Nobody's calling your dog old. I repeat. Nobody. A young dog with a graying front-end can certainly be a whippersnapper. But when a new study identifies a relationship between premature muzzle graying and dog anxiety and impulsivity, it’s worth a closer look.
First, meet premature graying. The four hundred dogs participating in the study were put into one of four different categories based on the grayness of their muzzle: No gray, Frontal gray, Half gray, or Full gray (all of which sound like weather reports in Seattle). Don't worry; dogs are not humans and did not take offense. Dogs whose "degree of grayness" could not be determined—like white and pale colored dogs—were not included in the study. The researchers include Camille King of the Canine Education Center, Thomas Smith of Norther Illinois University, Temple Grandin of Colorado State University, and Peter Borchelt, of Animal Behavior Consultant.
Here are the differing levels of grayness:
Next, dog guardians completed a questionnaire about their dog. To prevent bias, they were told it was a study about dog lifestyle, so in addition to the questions of interest—about dog fear, anxiety, and impulsiveness—the questionnaire also had distractor questions. Good job, sneaky researchers. (The dogs still have no idea what the study was about.)
After comparing the grayness scores to the survey, two main findings stood out: First, dogs with more gray on their muzzles displayed more fear, anxiety, and impulsiveness. For example, guardians of these dogs might have described the dog as typically fearful, prone to shed or lose hair in new places, destructive when left alone at home, cowering or not interacting with groups of people, and not calm and relaxed after extensive exercise.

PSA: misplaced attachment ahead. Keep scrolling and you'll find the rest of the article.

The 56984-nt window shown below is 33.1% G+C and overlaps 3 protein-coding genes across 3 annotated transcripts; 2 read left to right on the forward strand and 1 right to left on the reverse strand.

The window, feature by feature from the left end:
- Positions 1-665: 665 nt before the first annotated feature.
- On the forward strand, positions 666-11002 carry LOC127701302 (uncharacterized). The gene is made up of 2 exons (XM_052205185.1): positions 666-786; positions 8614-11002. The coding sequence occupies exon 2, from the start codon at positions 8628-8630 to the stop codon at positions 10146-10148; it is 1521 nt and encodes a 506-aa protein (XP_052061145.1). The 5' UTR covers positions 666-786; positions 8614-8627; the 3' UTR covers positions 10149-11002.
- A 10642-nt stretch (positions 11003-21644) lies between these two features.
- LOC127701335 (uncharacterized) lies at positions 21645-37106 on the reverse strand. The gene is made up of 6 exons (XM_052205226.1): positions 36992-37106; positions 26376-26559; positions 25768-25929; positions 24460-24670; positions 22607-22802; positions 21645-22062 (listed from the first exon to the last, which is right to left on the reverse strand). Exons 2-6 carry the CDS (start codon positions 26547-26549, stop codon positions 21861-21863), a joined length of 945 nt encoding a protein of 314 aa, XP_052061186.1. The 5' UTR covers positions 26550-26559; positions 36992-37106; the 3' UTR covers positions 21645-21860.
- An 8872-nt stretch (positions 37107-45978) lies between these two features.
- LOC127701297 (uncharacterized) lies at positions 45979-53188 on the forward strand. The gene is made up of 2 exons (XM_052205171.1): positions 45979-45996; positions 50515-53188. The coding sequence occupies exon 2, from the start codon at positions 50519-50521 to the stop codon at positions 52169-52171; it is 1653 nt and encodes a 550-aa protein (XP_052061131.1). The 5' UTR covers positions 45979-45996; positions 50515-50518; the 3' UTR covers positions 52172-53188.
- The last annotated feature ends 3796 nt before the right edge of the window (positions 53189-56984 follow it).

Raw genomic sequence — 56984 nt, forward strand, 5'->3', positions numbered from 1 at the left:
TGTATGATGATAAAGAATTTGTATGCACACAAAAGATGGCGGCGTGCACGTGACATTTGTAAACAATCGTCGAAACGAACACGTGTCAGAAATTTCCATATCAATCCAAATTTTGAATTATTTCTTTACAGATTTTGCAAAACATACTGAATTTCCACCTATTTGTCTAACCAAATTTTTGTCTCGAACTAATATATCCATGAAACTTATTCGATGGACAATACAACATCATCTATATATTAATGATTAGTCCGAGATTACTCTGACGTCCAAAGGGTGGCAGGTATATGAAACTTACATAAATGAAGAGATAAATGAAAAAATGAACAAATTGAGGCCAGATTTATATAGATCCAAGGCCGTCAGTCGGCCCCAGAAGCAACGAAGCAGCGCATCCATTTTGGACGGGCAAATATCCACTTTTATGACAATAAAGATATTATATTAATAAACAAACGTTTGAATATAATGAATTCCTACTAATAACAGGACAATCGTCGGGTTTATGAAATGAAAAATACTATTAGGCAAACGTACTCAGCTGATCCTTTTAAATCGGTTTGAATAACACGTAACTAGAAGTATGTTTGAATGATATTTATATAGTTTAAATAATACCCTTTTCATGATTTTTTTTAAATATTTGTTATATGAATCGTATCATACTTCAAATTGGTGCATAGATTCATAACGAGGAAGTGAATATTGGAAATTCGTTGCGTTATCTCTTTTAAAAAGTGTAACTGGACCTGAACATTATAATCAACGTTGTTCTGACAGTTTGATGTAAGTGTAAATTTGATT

Second, there was a relationship between increased muzzle grayness and dog fear of particular stimuli. Dogs who displayed fear toward loud noises, unfamiliar animals, and unfamiliar people more more likely to have a gray front end. Two other potentially fear-inducing stimuli examined in the survey—thunderstorms and unfamiliar places—did not predict muzzle grayness.
In humans, no single factor predicts premature graying. It can be related to genetics, disease, physiological stress, and even emotional stress. The current dog study by King and colleagues finds that premature graying could link up with anxiety, impulsivity, or fear issues, which are not fabulous if you are a dog. For one thing, fear and anxiety don't feel good and are associated with a physiological stress response, which is valuable for actual fear-inducing events—like if a bear is chasing you—but crummy if activated in response to normal, every day things, like loud noises or unfamiliar people. Additionally, a recent retrospective study by Nancy Dreschel found that dogs with a fear of strangers tended to have shortened lifespans. Dreschel also identified a relationship between fear and skin disorders. She concludes, “There is evidence to suggest that the stress of living with fear or anxiety disorders can have negative effects on health and lifespan in the domestic dog.”
Research into premature graying in dogs is in its infancy. Even in the current study, the majority of the dogs were identified as having no gray or frontal gray, and only about 20% of the 400 dogs were identified as half gray or full gray. At the same time, dog fear and anxiety is not new. Fear and anxiety should not be ignored.
More at 'Dog Spies' on fear and anxiety:
Second Chance Dogs: Part Love, Part Learning [Video]. The documentary is now available on Netflix.
Patricia McConnell on addressing fear and anxiety in companion dogs
Ilana Reisner, It Makes No Sense to Punish a Fearful Dog
Dogwise offers numerous books on fear and anxiety